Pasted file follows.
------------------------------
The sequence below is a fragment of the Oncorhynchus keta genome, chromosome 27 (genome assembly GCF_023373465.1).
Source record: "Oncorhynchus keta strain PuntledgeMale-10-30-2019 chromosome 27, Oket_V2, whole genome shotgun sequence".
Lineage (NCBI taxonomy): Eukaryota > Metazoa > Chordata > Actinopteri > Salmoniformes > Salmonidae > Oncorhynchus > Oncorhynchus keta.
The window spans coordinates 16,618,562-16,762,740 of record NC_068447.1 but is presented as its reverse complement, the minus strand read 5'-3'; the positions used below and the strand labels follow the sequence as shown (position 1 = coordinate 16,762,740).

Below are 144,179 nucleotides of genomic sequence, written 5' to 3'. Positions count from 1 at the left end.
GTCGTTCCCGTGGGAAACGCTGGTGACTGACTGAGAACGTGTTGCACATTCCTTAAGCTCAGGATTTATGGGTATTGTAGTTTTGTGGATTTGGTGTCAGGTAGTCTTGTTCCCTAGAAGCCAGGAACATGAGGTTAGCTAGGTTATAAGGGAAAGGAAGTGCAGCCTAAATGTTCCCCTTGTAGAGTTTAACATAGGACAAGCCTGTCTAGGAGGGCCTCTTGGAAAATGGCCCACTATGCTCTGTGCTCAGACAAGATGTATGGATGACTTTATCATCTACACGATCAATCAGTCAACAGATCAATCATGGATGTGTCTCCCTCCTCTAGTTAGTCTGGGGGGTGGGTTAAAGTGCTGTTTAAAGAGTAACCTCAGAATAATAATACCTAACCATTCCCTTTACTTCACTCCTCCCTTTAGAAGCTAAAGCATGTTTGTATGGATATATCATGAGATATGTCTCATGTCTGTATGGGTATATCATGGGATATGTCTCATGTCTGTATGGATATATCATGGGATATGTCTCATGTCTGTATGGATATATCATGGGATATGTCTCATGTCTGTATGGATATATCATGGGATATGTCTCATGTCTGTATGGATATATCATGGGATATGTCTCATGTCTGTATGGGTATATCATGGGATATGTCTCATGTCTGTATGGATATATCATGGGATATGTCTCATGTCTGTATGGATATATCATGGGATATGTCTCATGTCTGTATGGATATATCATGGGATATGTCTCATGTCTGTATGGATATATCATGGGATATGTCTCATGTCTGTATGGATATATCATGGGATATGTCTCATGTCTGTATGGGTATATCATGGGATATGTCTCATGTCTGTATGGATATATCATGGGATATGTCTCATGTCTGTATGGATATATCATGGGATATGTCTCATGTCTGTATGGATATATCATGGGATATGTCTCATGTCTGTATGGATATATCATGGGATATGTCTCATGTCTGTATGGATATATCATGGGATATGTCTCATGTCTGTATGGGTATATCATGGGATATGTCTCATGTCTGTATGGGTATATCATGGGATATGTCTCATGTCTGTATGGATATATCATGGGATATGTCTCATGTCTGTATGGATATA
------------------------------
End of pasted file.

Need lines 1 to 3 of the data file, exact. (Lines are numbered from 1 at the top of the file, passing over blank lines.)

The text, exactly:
The sequence below is a fragment of the Oncorhynchus keta genome, chromosome 27 (genome assembly GCF_023373465.1).
Source record: "Oncorhynchus keta strain PuntledgeMale-10-30-2019 chromosome 27, Oket_V2, whole genome shotgun sequence".
Lineage (NCBI taxonomy): Eukaryota > Metazoa > Chordata > Actinopteri > Salmoniformes > Salmonidae > Oncorhynchus > Oncorhynchus keta.